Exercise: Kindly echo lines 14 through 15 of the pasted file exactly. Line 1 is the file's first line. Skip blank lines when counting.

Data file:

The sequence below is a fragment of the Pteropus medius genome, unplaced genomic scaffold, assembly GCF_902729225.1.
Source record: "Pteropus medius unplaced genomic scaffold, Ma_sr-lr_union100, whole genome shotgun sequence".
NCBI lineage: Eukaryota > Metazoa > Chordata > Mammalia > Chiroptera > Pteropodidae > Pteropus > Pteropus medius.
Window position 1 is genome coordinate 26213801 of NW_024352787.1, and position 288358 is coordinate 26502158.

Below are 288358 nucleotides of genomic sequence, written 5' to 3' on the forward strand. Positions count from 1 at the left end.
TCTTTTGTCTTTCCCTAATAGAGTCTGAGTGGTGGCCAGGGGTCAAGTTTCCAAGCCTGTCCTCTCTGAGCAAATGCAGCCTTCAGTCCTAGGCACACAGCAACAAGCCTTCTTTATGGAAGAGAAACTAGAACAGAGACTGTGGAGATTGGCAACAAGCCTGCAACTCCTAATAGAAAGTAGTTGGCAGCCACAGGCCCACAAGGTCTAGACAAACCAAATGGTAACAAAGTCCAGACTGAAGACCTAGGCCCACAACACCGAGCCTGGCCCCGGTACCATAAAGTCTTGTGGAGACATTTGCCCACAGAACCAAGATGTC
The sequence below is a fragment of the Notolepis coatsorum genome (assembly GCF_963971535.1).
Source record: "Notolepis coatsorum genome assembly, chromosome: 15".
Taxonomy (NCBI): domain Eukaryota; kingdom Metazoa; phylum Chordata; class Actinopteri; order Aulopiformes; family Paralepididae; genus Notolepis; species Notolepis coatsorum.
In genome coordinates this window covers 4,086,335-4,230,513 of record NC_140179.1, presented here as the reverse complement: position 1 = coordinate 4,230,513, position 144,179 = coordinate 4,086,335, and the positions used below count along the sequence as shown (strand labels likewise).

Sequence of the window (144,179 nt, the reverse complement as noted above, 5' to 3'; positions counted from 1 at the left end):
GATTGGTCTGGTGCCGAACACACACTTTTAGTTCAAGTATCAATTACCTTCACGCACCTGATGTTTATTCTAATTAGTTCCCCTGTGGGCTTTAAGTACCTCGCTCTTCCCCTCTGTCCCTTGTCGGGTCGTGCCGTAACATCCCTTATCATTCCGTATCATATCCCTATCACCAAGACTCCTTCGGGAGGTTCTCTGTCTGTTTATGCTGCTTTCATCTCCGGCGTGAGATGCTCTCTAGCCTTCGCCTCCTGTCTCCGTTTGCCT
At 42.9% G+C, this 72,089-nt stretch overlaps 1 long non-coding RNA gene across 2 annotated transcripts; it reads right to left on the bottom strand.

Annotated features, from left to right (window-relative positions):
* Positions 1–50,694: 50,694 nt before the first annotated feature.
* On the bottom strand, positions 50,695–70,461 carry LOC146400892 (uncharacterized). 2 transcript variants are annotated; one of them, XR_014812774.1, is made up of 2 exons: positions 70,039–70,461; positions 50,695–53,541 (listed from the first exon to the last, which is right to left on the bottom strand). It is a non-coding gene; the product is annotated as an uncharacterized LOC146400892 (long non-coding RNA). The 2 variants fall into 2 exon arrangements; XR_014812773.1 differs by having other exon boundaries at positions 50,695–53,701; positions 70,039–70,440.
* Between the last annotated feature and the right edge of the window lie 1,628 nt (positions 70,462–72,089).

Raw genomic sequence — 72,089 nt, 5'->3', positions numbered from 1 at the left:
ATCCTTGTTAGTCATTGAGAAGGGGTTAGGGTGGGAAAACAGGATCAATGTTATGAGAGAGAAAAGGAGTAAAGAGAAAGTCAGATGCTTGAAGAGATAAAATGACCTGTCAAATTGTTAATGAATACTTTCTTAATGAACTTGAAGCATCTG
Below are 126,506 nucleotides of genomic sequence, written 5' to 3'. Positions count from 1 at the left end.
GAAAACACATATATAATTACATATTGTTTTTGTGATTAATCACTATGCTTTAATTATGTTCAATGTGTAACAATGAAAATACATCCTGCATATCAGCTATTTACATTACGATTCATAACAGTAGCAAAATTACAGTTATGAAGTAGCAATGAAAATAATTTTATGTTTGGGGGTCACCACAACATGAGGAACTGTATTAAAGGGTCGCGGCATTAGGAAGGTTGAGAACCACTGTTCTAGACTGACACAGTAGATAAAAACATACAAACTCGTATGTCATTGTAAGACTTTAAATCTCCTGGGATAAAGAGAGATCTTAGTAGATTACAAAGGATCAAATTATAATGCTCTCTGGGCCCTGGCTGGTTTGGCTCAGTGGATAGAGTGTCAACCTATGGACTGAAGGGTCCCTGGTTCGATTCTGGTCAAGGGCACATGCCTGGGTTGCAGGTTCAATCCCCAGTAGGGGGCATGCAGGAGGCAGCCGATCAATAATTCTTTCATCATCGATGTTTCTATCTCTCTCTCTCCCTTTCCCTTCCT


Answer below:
Annotated features, from left to right (window-relative positions):
* Positions 1–50,694: 50,694 nt before the first annotated feature.